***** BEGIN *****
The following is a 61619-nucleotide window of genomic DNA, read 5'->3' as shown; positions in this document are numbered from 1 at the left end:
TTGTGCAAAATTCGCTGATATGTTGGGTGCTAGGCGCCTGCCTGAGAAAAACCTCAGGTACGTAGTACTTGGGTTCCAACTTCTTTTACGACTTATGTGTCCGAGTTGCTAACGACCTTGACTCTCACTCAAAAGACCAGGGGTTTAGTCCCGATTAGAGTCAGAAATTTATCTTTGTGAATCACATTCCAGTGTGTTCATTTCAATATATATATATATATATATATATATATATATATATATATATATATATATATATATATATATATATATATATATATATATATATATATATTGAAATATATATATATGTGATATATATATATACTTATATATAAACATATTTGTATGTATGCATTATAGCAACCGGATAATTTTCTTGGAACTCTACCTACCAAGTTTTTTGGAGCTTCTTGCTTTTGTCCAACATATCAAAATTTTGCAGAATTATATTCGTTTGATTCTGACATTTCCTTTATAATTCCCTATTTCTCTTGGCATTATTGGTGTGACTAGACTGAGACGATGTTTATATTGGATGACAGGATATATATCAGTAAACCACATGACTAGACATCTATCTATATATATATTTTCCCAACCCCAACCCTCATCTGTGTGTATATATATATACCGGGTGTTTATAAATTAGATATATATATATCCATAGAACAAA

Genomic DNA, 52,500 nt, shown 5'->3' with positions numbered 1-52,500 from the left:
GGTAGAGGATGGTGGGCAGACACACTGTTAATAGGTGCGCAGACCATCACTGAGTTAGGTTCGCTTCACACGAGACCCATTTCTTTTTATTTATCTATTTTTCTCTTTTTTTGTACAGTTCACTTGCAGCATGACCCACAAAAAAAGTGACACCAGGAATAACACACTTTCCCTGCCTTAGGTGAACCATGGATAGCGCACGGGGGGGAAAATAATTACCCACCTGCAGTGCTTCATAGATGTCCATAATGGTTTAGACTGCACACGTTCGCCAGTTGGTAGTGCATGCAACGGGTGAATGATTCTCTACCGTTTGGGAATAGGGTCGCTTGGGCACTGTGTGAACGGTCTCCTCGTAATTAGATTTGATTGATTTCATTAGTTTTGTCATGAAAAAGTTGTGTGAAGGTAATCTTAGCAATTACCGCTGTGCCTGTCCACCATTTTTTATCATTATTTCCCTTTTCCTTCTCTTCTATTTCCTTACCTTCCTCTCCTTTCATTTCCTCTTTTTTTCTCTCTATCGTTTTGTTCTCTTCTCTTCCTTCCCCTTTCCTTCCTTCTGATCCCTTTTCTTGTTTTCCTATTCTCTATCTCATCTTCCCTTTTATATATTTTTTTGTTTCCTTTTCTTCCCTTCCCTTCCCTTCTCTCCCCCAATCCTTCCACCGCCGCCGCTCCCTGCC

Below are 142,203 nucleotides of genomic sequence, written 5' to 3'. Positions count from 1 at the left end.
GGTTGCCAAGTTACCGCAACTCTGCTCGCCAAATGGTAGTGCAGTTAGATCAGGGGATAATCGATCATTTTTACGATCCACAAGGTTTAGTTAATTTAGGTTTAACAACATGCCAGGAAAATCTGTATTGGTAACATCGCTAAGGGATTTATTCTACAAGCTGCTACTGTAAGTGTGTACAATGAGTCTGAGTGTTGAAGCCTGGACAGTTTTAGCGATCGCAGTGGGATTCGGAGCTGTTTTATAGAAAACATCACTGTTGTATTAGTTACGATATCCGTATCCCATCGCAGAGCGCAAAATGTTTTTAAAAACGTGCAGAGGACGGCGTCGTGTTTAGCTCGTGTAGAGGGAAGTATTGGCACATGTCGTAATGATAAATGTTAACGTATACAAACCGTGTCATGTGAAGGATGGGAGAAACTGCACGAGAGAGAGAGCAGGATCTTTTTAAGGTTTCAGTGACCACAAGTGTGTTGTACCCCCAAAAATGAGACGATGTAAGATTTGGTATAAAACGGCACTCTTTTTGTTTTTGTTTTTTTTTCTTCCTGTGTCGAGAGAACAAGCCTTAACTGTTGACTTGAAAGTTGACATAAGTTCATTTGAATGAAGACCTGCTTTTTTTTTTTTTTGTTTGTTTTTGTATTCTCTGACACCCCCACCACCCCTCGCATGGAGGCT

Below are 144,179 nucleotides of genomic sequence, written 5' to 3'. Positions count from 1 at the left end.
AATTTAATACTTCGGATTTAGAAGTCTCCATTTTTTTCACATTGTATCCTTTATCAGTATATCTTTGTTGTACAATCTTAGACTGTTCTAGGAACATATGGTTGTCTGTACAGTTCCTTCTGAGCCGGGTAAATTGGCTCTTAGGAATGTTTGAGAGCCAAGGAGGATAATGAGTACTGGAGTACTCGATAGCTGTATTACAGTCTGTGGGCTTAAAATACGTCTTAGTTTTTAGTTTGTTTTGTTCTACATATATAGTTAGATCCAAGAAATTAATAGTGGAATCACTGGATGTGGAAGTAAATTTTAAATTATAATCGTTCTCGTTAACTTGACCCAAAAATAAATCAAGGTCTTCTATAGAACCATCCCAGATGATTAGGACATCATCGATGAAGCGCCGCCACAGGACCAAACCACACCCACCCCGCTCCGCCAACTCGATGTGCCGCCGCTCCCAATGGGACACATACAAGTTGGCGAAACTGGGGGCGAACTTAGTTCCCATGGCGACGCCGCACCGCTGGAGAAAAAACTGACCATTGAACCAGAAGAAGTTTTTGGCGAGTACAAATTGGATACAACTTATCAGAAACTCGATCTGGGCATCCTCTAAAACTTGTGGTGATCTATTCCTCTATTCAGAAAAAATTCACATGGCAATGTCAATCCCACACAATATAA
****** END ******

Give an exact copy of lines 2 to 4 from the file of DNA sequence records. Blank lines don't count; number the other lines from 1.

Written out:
TTGTGCAAAATTCGCTGATATGTTGGGTGCTAGGCGCCTGCCTGAGAAAAACCTCAGGTACGTAGTACTTGGGTTCCAACTTCTTTTACGACTTATGTGTCCGAGTTGCTAACGACCTTGACTCTCACTCAAAAGACCAGGGGTTTAGTCCCGATTAGAGTCAGAAATTTATCTTTGTGAATCACATTCCAGTGTGTTCATTTCAATATATATATATATATATATATATATATATATATATATATATATATATATATATATATATATATATATATATATATATATATATATATATTGAAATATATATATATGTGATATATATATATACTTATATATAAACATATTTGTATGTATGCATTATAGCAACCGGATAATTTTCTTGGAACTCTACCTACCAAGTTTTTTGGAGCTTCTTGCTTTTGTCCAACATATCAAAATTTTGCAGAATTATATTCGTTTGATTCTGACATTTCCTTTATAATTCCCTATTTCTCTTGGCATTATTGGTGTGACTAGACTGAGACGATGTTTATATTGGATGACAGGATATATATCAGTAAACCACATGACTAGACATCTATCTATATATATATTTTCCCAACCCCAACCCTCATCTGTGTGTATATATATATACCGGGTGTTTATAAATTAGATATATATATATCCATAGAACAAA

Genomic DNA, 52,500 nt, shown 5'->3' with positions numbered 1-52,500 from the left:
GGTAGAGGATGGTGGGCAGACACACTGTTAATAGGTGCGCAGACCATCACTGAGTTAGGTTCGCTTCACACGAGACCCATTTCTTTTTATTTATCTATTTTTCTCTTTTTTTGTACAGTTCACTTGCAGCATGACCCACAAAAAAAGTGACACCAGGAATAACACACTTTCCCTGCCTTAGGTGAACCATGGATAGCGCACGGGGGGGAAAATAATTACCCACCTGCAGTGCTTCATAGATGTCCATAATGGTTTAGACTGCACACGTTCGCCAGTTGGTAGTGCATGCAACGGGTGAATGATTCTCTACCGTTTGGGAATAGGGTCGCTTGGGCACTGTGTGAACGGTCTCCTCGTAATTAGATTTGATTGATTTCATTAGTTTTGTCATGAAAAAGTTGTGTGAAGGTAATCTTAGCAATTACCGCTGTGCCTGTCCACCATTTTTTATCATTATTTCCCTTTTCCTTCTCTTCTATTTCCTTACCTTCCTCTCCTTTCATTTCCTCTTTTTTTCTCTCTATCGTTTTGTTCTCTTCTCTTCCTTCCCCTTTCCTTCCTTCTGATCCCTTTTCTTGTTTTCCTATTCTCTATCTCATCTTCCCTTTTATATATTTTTTTGTTTCCTTTTCTTCCCTTCCCTTCCCTTCTCTCCCCCAATCCTTCCACCGCCGCCGCTCCCTGCC